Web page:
From monitoring global species extinction to checking the local weather on your iPhone, today’s world runs on data. Elizabeth (Liz) Allen plays an important role in compiling and managing data so that it can be understood and used by everyone else.
Allen, program associate at Virginia Tech’s Institute for Policy and Governance and faculty fellow for the Center for Communicating Science (CCS), has worked in the field of data management for nearly 20 years. During that time, she has focused her skills on a number of important social areas such as parenting, childcare, education, and transitioning veterans to civilian life and employment.
Allen specializes in the very beginning steps of the data management process: as she puts it, “Getting data from the ground, up into a more sophisticated way of looking at it.”
From gathering primary data in focus groups to creating tracking systems for her clients, Allen’s objective is to collect and process data so that it can be presented in an understandable and accessible way.
“To me, data is just a fancy name for information,” Allen says, “and information has been around forever – it’s what we need to communicate.”
Allen explained that data is being used to help people every day, not just on huge global levels, but in our everyday lives as well.
“And I have to say, the Center for Communicating Science is one of the best examples I can give you!” Allen exclaimed.
Allen tracks data for the CCS, wrangling all sorts of information about students, classes, and workshops, among other things, into forms that provide useful summaries at a glance.
Allen began working with the CCS a few years ago. She explains, “At first, they didn’t have a very systematic way of managing all of the information stored in lists, PDF documents, and Excel sheets.” Allen decided to create a system for tracking CCS students, programs, and activities.
“We came together to engage with the data and decide how we wanted it to be reported out. Now I can add data every couple of months so we can track how students are using and engaging with the CCS,” Allen says.
She also applies her data management experience with the CCS toward a workshop, “Storytelling with Data,” where she tells the story of the evolution and expanding impact of the CCS through data and in the process shows participants how data can be used for such storytelling.
In addition to her many projects, Allen makes it a priority to coach students, and anyone working with data, on good management practices and helpful tools. Her goal in her workshops and one-on-one sessions is “to provide some simple principles and data management tools that people can take away and use – immediately.”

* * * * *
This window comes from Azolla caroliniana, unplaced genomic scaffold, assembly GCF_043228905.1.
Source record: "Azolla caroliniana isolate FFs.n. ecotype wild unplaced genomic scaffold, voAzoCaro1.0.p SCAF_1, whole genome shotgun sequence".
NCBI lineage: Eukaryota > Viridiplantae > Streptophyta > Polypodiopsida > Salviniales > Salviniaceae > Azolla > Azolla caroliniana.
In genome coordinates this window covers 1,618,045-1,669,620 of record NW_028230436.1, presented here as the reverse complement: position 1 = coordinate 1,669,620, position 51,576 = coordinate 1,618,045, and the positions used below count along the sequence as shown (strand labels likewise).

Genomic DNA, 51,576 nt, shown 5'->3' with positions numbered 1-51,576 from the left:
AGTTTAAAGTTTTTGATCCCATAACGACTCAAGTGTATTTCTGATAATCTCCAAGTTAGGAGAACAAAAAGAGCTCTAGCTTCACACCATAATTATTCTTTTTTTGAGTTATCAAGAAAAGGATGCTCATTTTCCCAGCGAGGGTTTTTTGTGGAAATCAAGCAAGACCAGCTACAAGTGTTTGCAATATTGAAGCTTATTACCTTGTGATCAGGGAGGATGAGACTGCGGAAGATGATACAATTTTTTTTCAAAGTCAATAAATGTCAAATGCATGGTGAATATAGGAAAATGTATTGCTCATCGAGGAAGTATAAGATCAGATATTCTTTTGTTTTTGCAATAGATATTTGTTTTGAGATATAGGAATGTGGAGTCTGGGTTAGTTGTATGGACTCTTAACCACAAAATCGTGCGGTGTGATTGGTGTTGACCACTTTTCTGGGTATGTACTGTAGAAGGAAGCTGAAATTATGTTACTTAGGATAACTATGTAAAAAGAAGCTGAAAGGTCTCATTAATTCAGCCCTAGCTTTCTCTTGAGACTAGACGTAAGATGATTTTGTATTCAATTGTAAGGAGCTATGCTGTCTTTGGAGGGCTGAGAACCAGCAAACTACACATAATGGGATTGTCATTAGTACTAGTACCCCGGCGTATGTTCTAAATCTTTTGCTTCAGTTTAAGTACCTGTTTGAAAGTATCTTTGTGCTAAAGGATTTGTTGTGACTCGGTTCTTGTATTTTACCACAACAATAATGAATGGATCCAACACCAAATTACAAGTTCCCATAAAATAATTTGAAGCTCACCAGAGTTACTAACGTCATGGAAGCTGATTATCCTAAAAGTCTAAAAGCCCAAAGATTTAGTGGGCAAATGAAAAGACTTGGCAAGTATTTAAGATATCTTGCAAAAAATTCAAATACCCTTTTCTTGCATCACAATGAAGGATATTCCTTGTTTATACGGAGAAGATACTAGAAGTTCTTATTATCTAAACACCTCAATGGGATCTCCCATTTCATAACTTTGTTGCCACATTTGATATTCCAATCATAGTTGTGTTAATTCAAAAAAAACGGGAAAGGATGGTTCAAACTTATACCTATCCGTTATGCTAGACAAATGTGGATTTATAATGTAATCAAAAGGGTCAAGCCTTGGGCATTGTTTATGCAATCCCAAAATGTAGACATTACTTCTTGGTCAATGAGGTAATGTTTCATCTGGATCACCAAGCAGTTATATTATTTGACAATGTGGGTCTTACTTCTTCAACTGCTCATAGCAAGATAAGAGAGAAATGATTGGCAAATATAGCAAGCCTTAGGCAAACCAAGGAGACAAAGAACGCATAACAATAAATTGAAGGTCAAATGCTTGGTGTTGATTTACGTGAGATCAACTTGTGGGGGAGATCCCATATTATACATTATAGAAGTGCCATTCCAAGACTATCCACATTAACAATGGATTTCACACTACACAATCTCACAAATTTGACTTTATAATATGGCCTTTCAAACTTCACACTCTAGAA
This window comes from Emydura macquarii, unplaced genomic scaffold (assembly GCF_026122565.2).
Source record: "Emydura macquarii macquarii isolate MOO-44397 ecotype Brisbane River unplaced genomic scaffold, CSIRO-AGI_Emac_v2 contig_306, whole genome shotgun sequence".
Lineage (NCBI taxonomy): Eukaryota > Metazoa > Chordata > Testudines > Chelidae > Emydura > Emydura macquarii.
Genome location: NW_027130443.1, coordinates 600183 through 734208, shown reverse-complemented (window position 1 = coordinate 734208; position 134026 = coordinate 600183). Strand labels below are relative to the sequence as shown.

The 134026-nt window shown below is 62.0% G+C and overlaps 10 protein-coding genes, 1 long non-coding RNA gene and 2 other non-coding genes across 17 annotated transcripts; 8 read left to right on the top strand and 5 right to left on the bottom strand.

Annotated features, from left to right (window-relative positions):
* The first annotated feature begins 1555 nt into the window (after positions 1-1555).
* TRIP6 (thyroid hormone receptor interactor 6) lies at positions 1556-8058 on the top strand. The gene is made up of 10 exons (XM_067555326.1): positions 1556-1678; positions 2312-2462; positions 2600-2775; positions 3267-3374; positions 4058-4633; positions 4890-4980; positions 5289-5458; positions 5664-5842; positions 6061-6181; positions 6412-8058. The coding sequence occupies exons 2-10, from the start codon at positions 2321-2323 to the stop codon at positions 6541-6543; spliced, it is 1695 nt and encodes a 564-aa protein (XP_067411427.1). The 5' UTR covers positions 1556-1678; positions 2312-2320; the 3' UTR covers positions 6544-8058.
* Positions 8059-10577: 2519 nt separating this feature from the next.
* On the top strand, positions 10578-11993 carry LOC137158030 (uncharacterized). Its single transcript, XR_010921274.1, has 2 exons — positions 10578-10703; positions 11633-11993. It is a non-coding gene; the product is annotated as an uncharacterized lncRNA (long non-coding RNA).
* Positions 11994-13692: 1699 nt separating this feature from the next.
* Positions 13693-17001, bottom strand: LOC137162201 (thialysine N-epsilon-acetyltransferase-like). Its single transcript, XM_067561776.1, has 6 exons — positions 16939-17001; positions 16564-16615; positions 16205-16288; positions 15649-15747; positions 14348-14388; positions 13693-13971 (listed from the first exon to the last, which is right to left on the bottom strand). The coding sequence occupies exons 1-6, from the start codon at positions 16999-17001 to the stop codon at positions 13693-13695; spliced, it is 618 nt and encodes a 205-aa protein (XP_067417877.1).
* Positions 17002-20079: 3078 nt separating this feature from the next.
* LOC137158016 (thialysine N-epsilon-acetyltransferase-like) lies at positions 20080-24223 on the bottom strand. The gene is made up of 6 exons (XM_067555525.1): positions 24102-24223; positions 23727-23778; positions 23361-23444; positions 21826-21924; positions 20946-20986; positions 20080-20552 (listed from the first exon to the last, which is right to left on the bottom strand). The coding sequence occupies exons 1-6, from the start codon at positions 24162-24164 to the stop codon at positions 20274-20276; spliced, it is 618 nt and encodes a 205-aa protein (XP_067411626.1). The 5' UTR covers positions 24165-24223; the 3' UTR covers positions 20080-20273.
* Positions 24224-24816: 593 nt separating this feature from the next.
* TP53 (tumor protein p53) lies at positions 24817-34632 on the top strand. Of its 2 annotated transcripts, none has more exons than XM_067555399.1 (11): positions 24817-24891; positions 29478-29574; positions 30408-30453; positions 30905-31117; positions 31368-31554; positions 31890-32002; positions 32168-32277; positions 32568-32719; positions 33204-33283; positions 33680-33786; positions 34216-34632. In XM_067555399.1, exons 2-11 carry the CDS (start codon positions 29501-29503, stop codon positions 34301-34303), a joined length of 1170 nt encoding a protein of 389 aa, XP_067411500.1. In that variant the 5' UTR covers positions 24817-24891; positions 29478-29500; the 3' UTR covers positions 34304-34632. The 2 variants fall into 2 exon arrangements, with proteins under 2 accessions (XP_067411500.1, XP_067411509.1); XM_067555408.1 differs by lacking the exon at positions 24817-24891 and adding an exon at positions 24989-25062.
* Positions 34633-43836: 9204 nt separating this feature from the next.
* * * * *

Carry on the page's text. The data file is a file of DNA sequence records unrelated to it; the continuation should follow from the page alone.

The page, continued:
Ryan King, a Ph.D. student in Translational Biology, Medicine, and Health at Virginia Tech, reached out to Allen for some help organizing and managing his data after attending her CCS workshop. King’s lab focuses on research to improve cardiac function by manipulating changes in electrolytes.
“With the type of experiments we do, we end up creating rather large and messy data sets. I remember showing Liz some of the Excel spreadsheets we were using that weren’t formatted in proper table format, and she was definitely a bit appalled by the early stages of our data management skills,” King said with a laugh.
Allen helped King develop some data management techniques through one-on-one sessions, and even traveled to King’s lab in Roanoke to give a presentation for the whole lab group on tips and tricks for working with Excel. King explained that not only did it help make the lab’s data more user friendly but also allowed his team to perform more in-depth analyses than they realized was possible.
One of the Excel tools Allen loves to teach is the pivot table, a tool used to help identify the most significant and useful information in large, detailed data sets. King stressed that “in the meta analysis we are working on, I really don’t know that it would have been possible without hundreds of hours of more work if we didn’t use pivot tables.”
Lara Nagle, who works with Allen at Virginia Tech’s Institute for Policy and Governance, pointed out that after working with Allen she “feels more confident properly storing, handling, and analyzing data and using pivot tables to craft useful charts, tables, and figures for project deliverables.”
She also dubbed Allen the “Pivot Table Queen,” as she has provided Nagle, among many others, with thorough instruction on how to take full advantage of pivot table functionalities.
“And most importantly,” says Nagle, “Liz always delivers her wisdom with a kind word and a smile!”
Allen highlighted that when she works with people on data management issues, she tries to help them work through the steps of problem solving instead of just fixing it for them.
“Over time I found myself interfacing and troubleshooting more and more with students — now I make it a priority to take time to actually explain concepts and why they work that way.”
Allen explained that students often aren’t taught basic data management methods and Excel tools because professors are so busy teaching the content in their area.
“But the thing is,” Allen says, “these simple tricks can save someone so much valuable time!”
She also indicated that tools like pivot tables shouldn’t be limited to researchers and data managers, explaining that being able to analyze and communicate with data can be useful for almost anything: “I even use them for my book club!”
While reflecting on her hopes for the future of data management, Allen said that she would love to see wider and easier accessibility to information and guidance on data management tools and skills, so that people can use them for their own everyday needs.
By Lauren Holt, Center for Communicating Science student intern